US lawmakers will demand documents from Donald Trump's eldest son and a lifelong business associate as part of a wide-ranging investigation into alleged abuses of office by the president, a leading Democrat said Sunday.
US House Judiciary Committee chairman Jerry Nadler told ABC political show "This Week" that Donald Trump Jr. and Allen Weisselberg, the sole trustees of The Trump Organization, were among 60 people and entities being targeted by the probe.
The New York congressman said the requests would go out on Monday "to begin investigations to present the case to the American people about obstruction of justice, corruption and abuse of power" by the Republican president.
Trump's campaign is being investigated by Special Counsel Robert Mueller for alleged collusion with Russia to influence the 2016 election, and for possible obstruction of that probe.
Many observers believe, however, his biggest legal exposure will come with the various federal and state-level investigations into his finances and the running of his charity foundation and business.
Trump came out fighting, posting on Twitter that two years of "presidential Harassment" since he took office had proven nothing but Democratic lawbreaking.
"I am an innocent man being persecuted by some very bad, conflicted & corrupt people in a Witch Hunt that is illegal & should never have been allowed to start," he tweeted.
Trump's former personal attorney Michael Cohen testified on Capitol Hill Wednesday that authorities in New York were probing crimes allegedly involving the president beyond those that have been made public.
Nadler said it was "very clear" that Trump had obstructed justice, by repeatedly calling the Mueller probe a "witch hunt" and by trying to halt an investigation into his first national security advisor Mike Flynn, who subsequently admitted lying to the FBI over Russian contacts.
Trump set off a political firestorm by firing FBI chief James Comey on May 2017 -- and then admitting to NBC he had taken the decision after becoming frustrated with the Russia probe.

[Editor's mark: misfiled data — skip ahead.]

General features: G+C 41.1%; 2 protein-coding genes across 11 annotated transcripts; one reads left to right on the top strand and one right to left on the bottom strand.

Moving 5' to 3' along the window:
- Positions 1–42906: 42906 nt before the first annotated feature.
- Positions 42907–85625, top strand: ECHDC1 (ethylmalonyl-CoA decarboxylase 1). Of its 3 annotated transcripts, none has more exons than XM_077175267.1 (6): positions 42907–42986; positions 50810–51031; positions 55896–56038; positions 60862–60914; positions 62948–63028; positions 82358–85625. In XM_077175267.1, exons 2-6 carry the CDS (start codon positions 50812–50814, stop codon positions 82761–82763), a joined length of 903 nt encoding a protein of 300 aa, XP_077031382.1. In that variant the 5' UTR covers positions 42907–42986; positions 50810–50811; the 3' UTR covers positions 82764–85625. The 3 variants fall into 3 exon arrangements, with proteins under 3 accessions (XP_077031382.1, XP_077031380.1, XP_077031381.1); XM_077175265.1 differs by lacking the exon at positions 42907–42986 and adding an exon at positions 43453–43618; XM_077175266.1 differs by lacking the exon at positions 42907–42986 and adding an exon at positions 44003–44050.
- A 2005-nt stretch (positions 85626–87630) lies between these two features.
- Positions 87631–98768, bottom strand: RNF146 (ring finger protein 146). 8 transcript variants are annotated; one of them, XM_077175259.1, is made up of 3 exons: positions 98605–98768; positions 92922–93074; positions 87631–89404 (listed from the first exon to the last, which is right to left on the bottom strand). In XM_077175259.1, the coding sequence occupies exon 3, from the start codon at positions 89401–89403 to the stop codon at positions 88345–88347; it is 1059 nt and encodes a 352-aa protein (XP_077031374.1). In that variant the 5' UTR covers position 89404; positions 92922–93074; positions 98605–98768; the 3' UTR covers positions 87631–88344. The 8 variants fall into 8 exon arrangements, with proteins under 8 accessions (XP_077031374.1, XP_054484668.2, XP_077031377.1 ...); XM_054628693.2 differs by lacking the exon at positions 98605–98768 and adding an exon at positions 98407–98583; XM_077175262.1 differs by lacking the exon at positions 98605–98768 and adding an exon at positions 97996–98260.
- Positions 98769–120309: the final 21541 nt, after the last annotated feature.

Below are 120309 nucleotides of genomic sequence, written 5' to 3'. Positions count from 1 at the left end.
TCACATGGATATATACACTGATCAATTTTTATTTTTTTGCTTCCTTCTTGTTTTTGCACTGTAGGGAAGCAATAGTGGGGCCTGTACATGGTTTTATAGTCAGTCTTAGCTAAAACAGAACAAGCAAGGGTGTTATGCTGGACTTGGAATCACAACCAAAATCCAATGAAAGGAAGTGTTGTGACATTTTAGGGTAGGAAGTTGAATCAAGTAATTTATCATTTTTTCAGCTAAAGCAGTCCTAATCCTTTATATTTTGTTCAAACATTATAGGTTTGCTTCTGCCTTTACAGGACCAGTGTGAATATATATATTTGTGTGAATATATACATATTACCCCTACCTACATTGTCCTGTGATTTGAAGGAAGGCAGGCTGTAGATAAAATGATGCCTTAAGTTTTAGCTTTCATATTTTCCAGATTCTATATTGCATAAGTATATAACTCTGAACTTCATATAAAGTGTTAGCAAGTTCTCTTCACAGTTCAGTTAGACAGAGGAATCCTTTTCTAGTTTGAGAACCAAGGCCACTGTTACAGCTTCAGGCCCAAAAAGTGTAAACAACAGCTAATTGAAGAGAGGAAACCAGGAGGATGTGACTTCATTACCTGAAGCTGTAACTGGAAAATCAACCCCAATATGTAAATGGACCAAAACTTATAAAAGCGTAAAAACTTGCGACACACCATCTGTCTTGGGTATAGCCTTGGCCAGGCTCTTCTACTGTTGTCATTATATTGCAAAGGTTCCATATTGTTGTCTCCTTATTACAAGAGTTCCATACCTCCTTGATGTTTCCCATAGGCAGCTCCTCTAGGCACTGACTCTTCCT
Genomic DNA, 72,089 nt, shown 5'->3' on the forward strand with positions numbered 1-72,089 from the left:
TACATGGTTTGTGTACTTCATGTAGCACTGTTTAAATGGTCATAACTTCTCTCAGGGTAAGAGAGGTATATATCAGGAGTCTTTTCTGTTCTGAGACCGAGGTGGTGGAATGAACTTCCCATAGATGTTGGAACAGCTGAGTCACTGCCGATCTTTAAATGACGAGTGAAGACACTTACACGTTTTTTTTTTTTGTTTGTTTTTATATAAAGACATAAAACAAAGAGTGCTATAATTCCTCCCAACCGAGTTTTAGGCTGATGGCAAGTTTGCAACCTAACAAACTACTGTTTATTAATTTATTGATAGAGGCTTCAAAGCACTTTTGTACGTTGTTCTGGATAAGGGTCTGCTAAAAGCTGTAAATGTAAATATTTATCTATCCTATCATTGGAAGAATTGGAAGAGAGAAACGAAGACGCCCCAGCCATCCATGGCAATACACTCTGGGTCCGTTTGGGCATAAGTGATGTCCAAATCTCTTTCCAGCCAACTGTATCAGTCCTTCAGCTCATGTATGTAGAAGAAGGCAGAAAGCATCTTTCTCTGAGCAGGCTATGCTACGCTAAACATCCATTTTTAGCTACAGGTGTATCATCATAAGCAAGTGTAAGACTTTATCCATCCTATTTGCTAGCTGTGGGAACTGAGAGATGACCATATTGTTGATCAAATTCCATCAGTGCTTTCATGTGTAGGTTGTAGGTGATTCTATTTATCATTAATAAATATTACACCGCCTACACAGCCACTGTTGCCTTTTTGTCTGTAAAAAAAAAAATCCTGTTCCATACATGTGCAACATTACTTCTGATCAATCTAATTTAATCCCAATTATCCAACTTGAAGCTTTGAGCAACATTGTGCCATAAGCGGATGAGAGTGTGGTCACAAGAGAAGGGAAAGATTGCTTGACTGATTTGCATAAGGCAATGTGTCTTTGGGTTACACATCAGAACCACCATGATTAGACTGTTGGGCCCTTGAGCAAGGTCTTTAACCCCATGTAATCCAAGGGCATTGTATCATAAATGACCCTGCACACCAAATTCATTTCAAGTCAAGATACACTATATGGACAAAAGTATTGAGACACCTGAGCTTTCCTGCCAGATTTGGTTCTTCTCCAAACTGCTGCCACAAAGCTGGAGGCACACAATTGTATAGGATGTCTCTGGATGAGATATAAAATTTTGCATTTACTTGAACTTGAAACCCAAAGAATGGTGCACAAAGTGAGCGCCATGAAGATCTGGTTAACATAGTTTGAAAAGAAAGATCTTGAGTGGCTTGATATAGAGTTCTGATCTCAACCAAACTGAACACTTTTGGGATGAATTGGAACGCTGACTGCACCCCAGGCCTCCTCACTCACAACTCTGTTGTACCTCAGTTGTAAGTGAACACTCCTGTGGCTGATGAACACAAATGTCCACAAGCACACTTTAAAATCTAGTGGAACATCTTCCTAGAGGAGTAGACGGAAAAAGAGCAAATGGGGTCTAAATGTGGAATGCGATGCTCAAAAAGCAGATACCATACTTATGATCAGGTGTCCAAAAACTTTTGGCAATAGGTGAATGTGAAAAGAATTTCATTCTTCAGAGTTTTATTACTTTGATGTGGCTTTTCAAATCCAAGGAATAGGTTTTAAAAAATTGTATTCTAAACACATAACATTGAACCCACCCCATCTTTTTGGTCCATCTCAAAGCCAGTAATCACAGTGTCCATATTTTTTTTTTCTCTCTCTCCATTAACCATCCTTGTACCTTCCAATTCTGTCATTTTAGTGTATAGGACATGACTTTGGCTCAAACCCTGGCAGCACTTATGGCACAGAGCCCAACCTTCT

Nadler, like Democratic House Speaker Nancy Pelosi, has been reticent about pushing for the president's impeachment, and told ABC such action would be "a long way down the road."
Trump was implicated by Cohen in numerous crimes as the president's former fixer gave evidence to the House Oversight Committee Wednesday, accusing his old boss of being "a racist," "conman" and "cheat."
Cohen, who has been convicted of lying to Congress, said Trump knew ahead of time that WikiLeaks would release material damaging to election rival Hillary Clinton, which turned out to be emails stolen by Russian spies.
He added that he believed Trump knew in advance about a June 9, 2016 meeting between campaign chiefs and a Russian lawyer touting dirt on Clinton.
Cohen pleaded guilty last year to violating campaign finance laws when he paid off adult film star Stormy Daniels to stay quiet before the 2016 election about an affair Cohen said she had with Trump.
Cohen said Trump ordered the hush payment. He also alleged that the Trump Organization regularly and illegally inflated the value of its assets to obtain bank loans, and accused his former boss of misusing charity funds.
"What we learned from the Cohen testimony is that he directly implicated the president in -- in various crimes, both while seeking the office of president and while in the White House," Nadler said on "This Week."
"We don't have the facts yet. But we're going to initiate proper investigations."